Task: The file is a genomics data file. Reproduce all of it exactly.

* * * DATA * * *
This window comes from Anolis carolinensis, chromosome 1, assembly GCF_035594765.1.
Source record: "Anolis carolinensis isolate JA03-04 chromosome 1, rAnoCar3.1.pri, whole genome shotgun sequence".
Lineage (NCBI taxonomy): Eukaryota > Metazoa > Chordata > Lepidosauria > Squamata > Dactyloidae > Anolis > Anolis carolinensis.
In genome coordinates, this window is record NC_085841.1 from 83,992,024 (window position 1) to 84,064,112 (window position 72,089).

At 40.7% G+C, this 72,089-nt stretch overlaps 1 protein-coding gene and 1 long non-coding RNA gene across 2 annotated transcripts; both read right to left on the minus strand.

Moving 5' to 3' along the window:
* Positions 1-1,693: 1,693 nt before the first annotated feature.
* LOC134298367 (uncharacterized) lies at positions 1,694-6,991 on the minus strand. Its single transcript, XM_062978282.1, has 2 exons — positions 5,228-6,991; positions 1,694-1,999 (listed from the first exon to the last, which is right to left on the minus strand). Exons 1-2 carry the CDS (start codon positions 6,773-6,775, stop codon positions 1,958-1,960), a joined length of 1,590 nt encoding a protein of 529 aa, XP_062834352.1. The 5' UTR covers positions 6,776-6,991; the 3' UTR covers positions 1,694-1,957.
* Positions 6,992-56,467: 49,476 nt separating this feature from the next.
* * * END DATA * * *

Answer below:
This window comes from Anolis carolinensis, chromosome 1, assembly GCF_035594765.1.
Source record: "Anolis carolinensis isolate JA03-04 chromosome 1, rAnoCar3.1.pri, whole genome shotgun sequence".
Lineage (NCBI taxonomy): Eukaryota > Metazoa > Chordata > Lepidosauria > Squamata > Dactyloidae > Anolis > Anolis carolinensis.
In genome coordinates, this window is record NC_085841.1 from 83,992,024 (window position 1) to 84,064,112 (window position 72,089).

At 40.7% G+C, this 72,089-nt stretch overlaps 1 protein-coding gene and 1 long non-coding RNA gene across 2 annotated transcripts; both read right to left on the minus strand.

Moving 5' to 3' along the window:
* Positions 1-1,693: 1,693 nt before the first annotated feature.
* LOC134298367 (uncharacterized) lies at positions 1,694-6,991 on the minus strand. Its single transcript, XM_062978282.1, has 2 exons — positions 5,228-6,991; positions 1,694-1,999 (listed from the first exon to the last, which is right to left on the minus strand). Exons 1-2 carry the CDS (start codon positions 6,773-6,775, stop codon positions 1,958-1,960), a joined length of 1,590 nt encoding a protein of 529 aa, XP_062834352.1. The 5' UTR covers positions 6,776-6,991; the 3' UTR covers positions 1,694-1,957.
* Positions 6,992-56,467: 49,476 nt separating this feature from the next.